first_img The fact is, 30 years ago, people had 17 minutes to escape a home fire: now they have about two minutes. New construction practices and materials, as well as the furniture inside, cause fires to burn faster. Another hazard found in many homes is synthetic materials such as rubber, plastic or foam. When those materials burn, they can cause cyanide poisoning.Escape planning and practice can help families make the most of the time they have, giving everyone enough time to get out.Two local fire agencies will mark Fire Prevention Week with Open Houses scheduled for Saturday, Oct. 12. Dryden’s Neptune Hose Company will welcome visitors between 11 a.m. and 3 p.m., while the Trumansburg Fire Department will hold its open house from 9 a.m. to noon. Both will offer tours and demonstrations, as well as fun activities for the whole family.Fire Prevention Week is recognized annually by the National Fire Protection Association and commemorates the Great Chicago Fire of 1871.Featured image: File photo from the Dryden Junior Fire Academy 2018. (Kelsey O’Connor/The Ithaca Voice) Your Public Safety news is made possible with support from: This is a community announcement from the Tompkins County Department of Emergency Response. It was not written by The Ithaca Voice. To submit news releases, email [email protected] TOMPKINS COUNTY, N.Y. — Fire Prevention Week is October 6th – 12th. The theme this year is “Not every hero wears a cape. Plan and practice your escape.”According to the National Fire Protection Association (NFPA):Seventy-one percent of households have a fire escape plan, but only 47% have practiced it.One-third believe they have at least six minutes before a fire becomes life-threatening.Only 8% said their first thought was to get out when they heard the smoke alarm. Community Announcements Tagged: national fire prevention week, tompkins county department of emergency response This article was submitted on behalf of a person or organization in Tompkins County. The Ithaca Voice posts community announcements to provide readers with information directly from local businesses and… More by Community Announcementslast_img read more

first_imgBy John BurtonASBURY PARK – Song­writer/producer/musician Jon Leidersdorff saw a need in the local music business and education scene and began working to fill it.Now about five years later, Leidersdorff is putting the finishing touches on his Lake House Music Academy.Jon Leidersdorff, left, owner of the Lake House Musiccomplex in Asbury Park, and manager Scott Engel stand in front of the 619 Lake Ave. business.Leidersdorff, 44, who lives in Interlaken with his wife and two young children, has been on the music scene for much of his life. He realized that for he and his musician friends, “the only place to connect was at venues” where they played and went to see and hear each play.As he traveled extensively, he realized how other cities that had “places with scenes for people to communicate and come together are the most successful for music,” he said. When he looked around the Asbury Park area, he saw “there are so many musicians here, so many artists here, but there was a lack of infrastructure here to support the scene.”With that in mind, Leidersdorff took over a vacant and deteriorating 1930s former warehouse at 619 Lake Ave. and began the five-year process of restoration to create spaces for a variety of businesses centered around music and music education programs.His Lake House Music Academy cost “millions.” He has had to completely redo everything in the aging space. “It wasn’t even a shell” when he started, he said. “We had to do absolutely everything.”The three-story, approximately 15,000-square-foot location, with its exposed brick walls and newly varnished wood floors, is almost completed. It houses a retail space on the first floor for musical instruments – the walls are lined with hanging guitars of every variety – and sundry items and Russo Music, a café formerly on Cookman Avenue.The building’s second floor will be used by an Internet radio station; two recording studios, with available lodging for traveling bands; and rehearsal space that is available for rent by the hour. The studio space was designed by John Storyk, an architect, acoustician and a leader in his field, Leidersdorff said.Space on the third floor is designated for a business called Bands on a Budget, which helps band merchandize and sell souvenirs. “They’ll get your T-shirts ready,” was how Leidersdorff explained the business.The building’s upper floors also have office space and a conference room that will be used by a music lawyer, a graphic design artist and a web developer.A professional music manager, Brian Nelson, who represents among others, the British singer/songwriter Joss Stone, a “humongous artist,” Leidersdorff said, will also occupy the office.“Different businesses in­ter­acting creates opportunities that wouldn’t exist if we weren’t in the same space,” Leidersdorff said.One of the location’s main features is its music academy, featuring group performances and individual lessons.According to Leidersdorff, there are programs available for those as young as 6 months to adults of all ages. One of the liveliest groups, he said, is an over-40 group that comes to perform and learn.Stepping back and looking at his work, Leidersdorff said, “I see potential. I see a lot of possibility. Now it’s important to invite people who want to be creative and participate in this space.”last_img read more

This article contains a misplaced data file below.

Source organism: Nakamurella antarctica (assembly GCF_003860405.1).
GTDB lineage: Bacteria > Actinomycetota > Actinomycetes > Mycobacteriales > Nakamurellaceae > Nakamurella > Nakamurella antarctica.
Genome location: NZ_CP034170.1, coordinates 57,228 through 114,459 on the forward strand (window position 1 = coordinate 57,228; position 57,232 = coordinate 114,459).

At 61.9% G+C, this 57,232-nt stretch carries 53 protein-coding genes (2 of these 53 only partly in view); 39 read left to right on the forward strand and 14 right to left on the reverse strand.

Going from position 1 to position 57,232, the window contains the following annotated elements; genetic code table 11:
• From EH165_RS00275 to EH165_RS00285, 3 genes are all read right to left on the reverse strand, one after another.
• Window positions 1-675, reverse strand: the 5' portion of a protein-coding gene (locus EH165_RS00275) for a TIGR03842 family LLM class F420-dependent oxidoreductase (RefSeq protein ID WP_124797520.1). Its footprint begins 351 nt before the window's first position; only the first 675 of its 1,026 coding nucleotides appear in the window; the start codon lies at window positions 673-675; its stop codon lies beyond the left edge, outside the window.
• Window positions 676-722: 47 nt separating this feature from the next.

first_imgSocial rugby also focuses on the fun factor, so there is an award for the most social team. This year, that went to the Chilliwack team – the Chilliwack/Chuckanut Platypuses.“(They) came dressed in their neon tights and form fitting costumes, showed no shame and hoisted a pint and shared a laugh with everyone else out there,” said Glaser.The tournament stands out because it is the only Rugby team in the Boundary. To make it even more special, the teams got to play with a custom-made, cowhide ball made in Greenwood at Ingram Creek Saddlery. This one-of-a-kind ball had its own personality, which added “unknowns” to the game, according to Glaser.There were four men’s teams at the tournament plus a couple mixed teams. One team was made up of “Old Boys,” referees and women. There was also a mixed team made up of women from Nelson and a few of the Scribes men. Glaser had hoped more teams would come out but a few last minute dropouts kept the teams small. He’s optimistic the tournament will gain in popularity and expects there to be twice as many teams next year.Glaser is happy with how the tournament went. The crowd had fun and felted welcomed by the Greenwood community. He credits Greenwood Coun. Barry Noll with helping the weekend go smoothly. Greenwood’s first annual social rugby tournament — held Aug 3 to 5 — was deemed a success with the Trail Colonials coming out ahead. Organized Oliver Glaser said the Colonials won a “very hard fought, final match” against the East Vancouver Scribes with the game ending 35 to 20.Glaser subbed in many of the games that weekend and felt the final match was the most intense of them all.last_img read more